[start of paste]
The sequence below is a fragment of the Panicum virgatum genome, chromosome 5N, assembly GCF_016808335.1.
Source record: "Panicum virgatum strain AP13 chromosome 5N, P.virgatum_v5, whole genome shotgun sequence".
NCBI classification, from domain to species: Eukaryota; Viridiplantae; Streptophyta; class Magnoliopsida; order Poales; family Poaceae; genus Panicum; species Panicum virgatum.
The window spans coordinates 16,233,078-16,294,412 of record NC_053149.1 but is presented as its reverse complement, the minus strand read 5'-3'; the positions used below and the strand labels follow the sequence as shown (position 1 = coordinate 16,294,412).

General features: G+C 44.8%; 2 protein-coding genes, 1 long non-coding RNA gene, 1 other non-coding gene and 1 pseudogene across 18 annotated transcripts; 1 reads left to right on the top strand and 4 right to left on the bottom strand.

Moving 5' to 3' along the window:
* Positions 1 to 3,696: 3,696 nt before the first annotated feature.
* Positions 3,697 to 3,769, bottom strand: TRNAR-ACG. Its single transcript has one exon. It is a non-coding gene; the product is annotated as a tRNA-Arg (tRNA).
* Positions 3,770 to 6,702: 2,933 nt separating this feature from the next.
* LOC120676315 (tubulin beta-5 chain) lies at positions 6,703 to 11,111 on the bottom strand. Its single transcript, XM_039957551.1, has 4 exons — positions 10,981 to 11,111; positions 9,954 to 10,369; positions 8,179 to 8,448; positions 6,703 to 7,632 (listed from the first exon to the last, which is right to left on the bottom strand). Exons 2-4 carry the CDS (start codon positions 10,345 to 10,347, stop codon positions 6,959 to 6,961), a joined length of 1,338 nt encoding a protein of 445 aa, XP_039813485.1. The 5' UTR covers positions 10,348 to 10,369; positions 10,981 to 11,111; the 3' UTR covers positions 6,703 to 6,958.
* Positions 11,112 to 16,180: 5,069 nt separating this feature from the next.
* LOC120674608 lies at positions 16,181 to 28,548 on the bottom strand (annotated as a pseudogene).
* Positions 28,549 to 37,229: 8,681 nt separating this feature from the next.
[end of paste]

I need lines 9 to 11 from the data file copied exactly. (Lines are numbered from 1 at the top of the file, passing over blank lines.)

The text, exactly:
* Positions 3,770 to 6,702: 2,933 nt separating this feature from the next.
* LOC120676315 (tubulin beta-5 chain) lies at positions 6,703 to 11,111 on the bottom strand. Its single transcript, XM_039957551.1, has 4 exons — positions 10,981 to 11,111; positions 9,954 to 10,369; positions 8,179 to 8,448; positions 6,703 to 7,632 (listed from the first exon to the last, which is right to left on the bottom strand). Exons 2-4 carry the CDS (start codon positions 10,345 to 10,347, stop codon positions 6,959 to 6,961), a joined length of 1,338 nt encoding a protein of 445 aa, XP_039813485.1. The 5' UTR covers positions 10,348 to 10,369; positions 10,981 to 11,111; the 3' UTR covers positions 6,703 to 6,958.
* Positions 11,112 to 16,180: 5,069 nt separating this feature from the next.